• Nick Gotts

    What level of understanding are you going to insist on? Should we deny people with severe learning disabilities the right to a sex life?

  • EllieMurasaki

    We are obligated not to have sex with anyone who does not clearly communicate their informed, ideally enthusiastic, consent to have sex with us. So the question is, if you were propositioned by someone with such a disability, how would you go about making sure their consent is informed?

  • Nick Gotts

    No, it really isn’t. If a person without learning disabilities cannot tell whether a person with earning disabilities is giving informed consent, then no-one could do so, sex with their informed consent would be impossible, so we would be obliged to deny them a sex-life. See my response below for what I think is a more sustainable approach: if the power differential between parties is too great, consent does not legitimate any sexual behaviour on the part of the more powerful.

  • EllieMurasaki

    If one person cannot, then no person can?

    I can’t run a marathon. Marathon running must therefore be impossible.

  • Nick Gotts

    Perhaps I misinterpreted you. I understood your implication to be that for me to accept the sexual advances of a person with severe learning disabilities would be wrong because I would be unable to make sure their consent was informed; but since you don’t know me, that at least suggests that you think no-one without learning disabilities could do so. But are you now implying that if I or another person without learning disabilities could in fact do so, it would be ethical to accept those advances? Because if so, I disagree with you. If you’re not saying that, could you please try to restate your point?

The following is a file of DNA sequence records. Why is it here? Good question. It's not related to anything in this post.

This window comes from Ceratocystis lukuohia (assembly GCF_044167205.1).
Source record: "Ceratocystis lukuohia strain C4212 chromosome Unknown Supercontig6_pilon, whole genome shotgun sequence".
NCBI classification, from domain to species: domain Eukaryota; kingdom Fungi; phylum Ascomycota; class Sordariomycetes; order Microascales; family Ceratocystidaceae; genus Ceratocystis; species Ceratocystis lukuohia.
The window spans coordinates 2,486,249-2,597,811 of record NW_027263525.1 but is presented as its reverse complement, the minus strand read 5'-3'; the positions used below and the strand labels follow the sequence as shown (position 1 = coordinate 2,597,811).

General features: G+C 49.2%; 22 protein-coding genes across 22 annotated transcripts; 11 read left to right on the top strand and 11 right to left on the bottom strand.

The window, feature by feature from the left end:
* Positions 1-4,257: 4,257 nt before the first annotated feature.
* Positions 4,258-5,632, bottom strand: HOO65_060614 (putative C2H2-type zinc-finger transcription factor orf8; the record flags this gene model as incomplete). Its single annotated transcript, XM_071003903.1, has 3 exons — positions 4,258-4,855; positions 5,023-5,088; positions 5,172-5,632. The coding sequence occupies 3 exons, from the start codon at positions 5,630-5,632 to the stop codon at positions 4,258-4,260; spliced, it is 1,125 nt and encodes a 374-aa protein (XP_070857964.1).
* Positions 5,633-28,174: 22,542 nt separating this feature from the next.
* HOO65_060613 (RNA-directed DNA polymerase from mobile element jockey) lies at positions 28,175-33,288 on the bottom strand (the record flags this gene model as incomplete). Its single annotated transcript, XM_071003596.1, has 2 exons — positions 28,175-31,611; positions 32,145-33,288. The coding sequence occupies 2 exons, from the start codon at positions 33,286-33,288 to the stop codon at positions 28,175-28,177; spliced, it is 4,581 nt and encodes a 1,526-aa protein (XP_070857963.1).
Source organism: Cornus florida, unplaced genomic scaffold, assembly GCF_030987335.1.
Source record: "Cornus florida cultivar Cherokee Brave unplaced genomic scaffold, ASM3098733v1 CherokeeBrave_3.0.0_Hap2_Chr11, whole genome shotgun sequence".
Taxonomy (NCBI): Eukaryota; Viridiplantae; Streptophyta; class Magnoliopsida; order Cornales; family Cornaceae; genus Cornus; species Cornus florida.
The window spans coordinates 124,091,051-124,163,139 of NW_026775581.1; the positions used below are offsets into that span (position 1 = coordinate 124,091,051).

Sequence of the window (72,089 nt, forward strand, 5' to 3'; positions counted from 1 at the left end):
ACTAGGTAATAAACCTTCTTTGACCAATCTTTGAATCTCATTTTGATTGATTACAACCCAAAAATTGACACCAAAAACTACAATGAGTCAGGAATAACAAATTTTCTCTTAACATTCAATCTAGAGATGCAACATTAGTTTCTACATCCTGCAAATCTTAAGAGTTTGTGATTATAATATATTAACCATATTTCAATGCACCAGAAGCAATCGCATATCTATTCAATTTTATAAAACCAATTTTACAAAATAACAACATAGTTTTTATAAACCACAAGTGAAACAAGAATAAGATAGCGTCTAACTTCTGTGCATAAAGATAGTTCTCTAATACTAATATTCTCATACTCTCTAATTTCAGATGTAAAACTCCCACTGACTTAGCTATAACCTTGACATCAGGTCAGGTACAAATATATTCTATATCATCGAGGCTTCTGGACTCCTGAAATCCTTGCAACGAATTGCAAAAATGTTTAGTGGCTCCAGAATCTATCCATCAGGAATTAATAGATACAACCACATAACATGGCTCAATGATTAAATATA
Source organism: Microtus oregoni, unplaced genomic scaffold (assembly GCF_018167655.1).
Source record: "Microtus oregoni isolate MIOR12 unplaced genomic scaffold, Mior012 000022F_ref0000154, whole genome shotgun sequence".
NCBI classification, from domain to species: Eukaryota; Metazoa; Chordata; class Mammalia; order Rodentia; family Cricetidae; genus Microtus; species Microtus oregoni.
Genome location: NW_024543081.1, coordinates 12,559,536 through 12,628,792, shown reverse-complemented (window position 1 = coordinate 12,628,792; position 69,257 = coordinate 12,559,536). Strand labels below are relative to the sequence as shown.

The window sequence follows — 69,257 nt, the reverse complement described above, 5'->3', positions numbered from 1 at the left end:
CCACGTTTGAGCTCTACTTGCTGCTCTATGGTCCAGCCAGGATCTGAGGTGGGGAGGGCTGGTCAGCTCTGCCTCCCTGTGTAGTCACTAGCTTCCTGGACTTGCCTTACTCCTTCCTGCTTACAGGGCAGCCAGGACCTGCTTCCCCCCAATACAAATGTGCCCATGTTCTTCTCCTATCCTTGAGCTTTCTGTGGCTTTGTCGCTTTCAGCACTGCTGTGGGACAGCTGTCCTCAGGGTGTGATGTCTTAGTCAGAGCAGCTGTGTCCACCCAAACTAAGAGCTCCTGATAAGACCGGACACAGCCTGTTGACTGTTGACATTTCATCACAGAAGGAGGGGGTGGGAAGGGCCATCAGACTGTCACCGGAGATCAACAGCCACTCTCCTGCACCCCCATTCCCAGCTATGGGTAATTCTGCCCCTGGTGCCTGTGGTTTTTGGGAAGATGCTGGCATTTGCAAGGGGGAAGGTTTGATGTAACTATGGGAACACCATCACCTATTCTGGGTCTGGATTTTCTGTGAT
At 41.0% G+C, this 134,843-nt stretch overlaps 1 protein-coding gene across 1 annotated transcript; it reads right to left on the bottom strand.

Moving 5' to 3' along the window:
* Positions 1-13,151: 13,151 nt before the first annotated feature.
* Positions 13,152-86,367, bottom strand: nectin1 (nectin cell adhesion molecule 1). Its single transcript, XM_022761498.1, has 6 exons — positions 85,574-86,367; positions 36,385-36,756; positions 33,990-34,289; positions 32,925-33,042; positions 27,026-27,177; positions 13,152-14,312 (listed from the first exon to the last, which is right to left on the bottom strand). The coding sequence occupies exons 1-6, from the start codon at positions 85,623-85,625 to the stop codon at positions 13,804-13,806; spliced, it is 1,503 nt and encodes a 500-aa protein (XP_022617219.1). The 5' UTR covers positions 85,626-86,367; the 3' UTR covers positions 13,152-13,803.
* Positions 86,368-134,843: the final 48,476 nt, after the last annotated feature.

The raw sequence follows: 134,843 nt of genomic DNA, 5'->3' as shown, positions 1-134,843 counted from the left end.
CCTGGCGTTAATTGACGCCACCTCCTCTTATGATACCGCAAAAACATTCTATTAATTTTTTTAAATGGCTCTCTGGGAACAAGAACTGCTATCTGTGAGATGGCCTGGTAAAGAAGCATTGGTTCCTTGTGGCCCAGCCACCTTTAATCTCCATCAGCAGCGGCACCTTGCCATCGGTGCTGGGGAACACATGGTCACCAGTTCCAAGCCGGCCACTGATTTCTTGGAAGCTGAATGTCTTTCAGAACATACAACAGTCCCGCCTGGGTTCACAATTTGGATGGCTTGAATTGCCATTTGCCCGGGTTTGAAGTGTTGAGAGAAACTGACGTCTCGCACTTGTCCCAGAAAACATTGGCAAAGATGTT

• EllieMurasaki

    If you are certain that someone is expressing informed consent to having sex with you, and you consent to have sex with them, then you may have sex with them. Not otherwise. What about this is difficult?

  • http://blog.trenchcoatsoft.com Ross